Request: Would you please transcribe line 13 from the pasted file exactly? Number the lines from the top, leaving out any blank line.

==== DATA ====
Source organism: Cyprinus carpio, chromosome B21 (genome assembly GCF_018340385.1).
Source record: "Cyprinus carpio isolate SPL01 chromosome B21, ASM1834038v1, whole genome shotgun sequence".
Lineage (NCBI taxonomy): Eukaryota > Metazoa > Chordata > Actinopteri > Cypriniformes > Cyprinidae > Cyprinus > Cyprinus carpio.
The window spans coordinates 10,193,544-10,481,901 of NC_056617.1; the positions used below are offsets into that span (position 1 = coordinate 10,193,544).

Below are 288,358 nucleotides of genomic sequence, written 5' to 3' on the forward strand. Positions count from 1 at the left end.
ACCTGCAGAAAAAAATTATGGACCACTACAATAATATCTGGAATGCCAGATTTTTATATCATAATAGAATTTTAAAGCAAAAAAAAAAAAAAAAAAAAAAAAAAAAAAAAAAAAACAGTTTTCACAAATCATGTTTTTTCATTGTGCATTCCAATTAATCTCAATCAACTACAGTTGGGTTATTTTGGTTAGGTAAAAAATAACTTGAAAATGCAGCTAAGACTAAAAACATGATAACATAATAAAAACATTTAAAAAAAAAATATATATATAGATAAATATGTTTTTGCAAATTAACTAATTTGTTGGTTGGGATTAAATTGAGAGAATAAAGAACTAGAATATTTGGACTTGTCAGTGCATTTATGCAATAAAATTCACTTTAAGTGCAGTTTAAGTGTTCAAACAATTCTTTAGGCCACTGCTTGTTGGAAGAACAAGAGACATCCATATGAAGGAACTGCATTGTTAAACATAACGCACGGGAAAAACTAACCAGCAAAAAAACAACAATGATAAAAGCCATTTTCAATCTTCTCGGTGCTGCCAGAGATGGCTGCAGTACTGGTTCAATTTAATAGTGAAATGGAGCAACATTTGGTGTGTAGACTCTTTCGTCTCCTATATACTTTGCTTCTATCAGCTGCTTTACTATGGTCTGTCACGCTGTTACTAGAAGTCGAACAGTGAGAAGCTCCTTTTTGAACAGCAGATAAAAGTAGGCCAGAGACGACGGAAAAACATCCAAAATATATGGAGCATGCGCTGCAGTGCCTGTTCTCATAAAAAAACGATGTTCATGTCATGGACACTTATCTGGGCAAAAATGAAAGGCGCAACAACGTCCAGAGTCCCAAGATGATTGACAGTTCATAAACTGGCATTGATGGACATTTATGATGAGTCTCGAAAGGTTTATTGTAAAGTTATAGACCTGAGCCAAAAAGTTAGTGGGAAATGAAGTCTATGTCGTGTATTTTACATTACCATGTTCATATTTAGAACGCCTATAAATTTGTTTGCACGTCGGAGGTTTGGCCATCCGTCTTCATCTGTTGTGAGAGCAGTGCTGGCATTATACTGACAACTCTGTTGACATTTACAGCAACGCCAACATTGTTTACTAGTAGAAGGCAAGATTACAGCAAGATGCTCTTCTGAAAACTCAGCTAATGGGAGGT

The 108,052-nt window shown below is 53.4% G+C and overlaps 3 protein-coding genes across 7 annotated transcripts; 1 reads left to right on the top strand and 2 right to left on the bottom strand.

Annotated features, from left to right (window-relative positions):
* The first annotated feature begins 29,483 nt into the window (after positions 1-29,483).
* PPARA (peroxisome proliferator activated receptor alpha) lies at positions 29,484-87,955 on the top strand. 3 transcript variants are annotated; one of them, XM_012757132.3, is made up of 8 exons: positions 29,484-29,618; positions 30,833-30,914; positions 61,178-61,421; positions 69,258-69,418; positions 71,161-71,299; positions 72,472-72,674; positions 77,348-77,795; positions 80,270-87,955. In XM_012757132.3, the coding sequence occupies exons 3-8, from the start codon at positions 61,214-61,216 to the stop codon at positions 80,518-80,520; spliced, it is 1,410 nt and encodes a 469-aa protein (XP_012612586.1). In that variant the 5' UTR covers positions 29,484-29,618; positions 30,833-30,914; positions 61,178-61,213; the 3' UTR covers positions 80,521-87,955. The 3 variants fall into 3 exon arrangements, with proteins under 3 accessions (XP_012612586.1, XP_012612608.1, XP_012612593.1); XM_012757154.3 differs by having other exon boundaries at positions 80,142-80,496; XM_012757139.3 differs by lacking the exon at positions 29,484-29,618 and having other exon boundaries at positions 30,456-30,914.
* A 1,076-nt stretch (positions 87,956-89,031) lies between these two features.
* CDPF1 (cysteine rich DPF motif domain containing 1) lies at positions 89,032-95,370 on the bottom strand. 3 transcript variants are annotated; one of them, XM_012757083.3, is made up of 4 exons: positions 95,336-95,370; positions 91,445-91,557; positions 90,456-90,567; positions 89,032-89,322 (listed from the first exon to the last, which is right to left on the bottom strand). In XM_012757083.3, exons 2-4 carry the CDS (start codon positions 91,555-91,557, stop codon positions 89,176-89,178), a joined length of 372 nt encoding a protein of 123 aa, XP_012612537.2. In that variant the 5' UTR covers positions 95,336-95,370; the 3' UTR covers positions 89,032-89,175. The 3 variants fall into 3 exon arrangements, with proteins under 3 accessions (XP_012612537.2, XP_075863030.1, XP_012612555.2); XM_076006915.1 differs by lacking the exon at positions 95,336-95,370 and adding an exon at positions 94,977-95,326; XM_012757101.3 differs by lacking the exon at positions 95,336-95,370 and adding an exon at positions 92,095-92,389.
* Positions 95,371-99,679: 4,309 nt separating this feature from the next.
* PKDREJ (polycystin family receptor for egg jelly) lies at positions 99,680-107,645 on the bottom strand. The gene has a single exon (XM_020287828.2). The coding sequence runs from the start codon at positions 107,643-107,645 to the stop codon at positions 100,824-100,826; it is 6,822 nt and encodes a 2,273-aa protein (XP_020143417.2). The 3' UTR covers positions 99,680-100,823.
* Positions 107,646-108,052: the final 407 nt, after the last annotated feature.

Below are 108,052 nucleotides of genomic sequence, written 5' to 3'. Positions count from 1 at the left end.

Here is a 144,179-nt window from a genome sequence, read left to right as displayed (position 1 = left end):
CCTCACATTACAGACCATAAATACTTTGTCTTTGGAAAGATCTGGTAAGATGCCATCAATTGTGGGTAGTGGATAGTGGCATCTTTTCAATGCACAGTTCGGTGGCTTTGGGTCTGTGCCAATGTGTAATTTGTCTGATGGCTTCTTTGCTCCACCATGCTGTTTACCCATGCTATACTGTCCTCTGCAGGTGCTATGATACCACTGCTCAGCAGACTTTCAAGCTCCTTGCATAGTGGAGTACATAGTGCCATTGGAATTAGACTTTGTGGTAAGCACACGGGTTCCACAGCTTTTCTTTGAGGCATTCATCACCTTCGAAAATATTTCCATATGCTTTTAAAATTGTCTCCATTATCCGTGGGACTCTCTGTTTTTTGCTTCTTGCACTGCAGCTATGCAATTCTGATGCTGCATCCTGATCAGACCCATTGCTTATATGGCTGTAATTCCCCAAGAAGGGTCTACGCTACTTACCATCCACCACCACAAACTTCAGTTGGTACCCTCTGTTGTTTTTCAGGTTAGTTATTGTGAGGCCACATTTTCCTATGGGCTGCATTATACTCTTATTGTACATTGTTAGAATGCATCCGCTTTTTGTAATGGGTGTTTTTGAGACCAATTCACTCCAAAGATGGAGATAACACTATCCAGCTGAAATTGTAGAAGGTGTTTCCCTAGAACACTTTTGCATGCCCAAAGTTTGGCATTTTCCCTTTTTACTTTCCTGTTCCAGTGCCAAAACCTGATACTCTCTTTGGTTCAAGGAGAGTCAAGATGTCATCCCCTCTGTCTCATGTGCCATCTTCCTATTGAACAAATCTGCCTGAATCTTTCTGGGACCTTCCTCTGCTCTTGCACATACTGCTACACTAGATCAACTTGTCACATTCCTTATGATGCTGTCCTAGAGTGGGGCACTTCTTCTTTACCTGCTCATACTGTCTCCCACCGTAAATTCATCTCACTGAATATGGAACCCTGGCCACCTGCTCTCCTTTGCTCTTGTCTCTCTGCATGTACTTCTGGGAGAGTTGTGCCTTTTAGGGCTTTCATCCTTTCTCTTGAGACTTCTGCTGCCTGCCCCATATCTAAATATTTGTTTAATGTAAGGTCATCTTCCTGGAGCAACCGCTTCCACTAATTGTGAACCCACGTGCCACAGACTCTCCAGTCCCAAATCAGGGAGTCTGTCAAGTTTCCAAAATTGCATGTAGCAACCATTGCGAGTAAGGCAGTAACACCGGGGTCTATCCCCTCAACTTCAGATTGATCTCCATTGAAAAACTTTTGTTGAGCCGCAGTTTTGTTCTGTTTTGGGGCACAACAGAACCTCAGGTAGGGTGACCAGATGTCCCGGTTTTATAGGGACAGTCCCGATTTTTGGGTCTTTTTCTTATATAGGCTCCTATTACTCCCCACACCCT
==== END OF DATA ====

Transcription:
* Positions 95,371-99,679: 4,309 nt separating this feature from the next.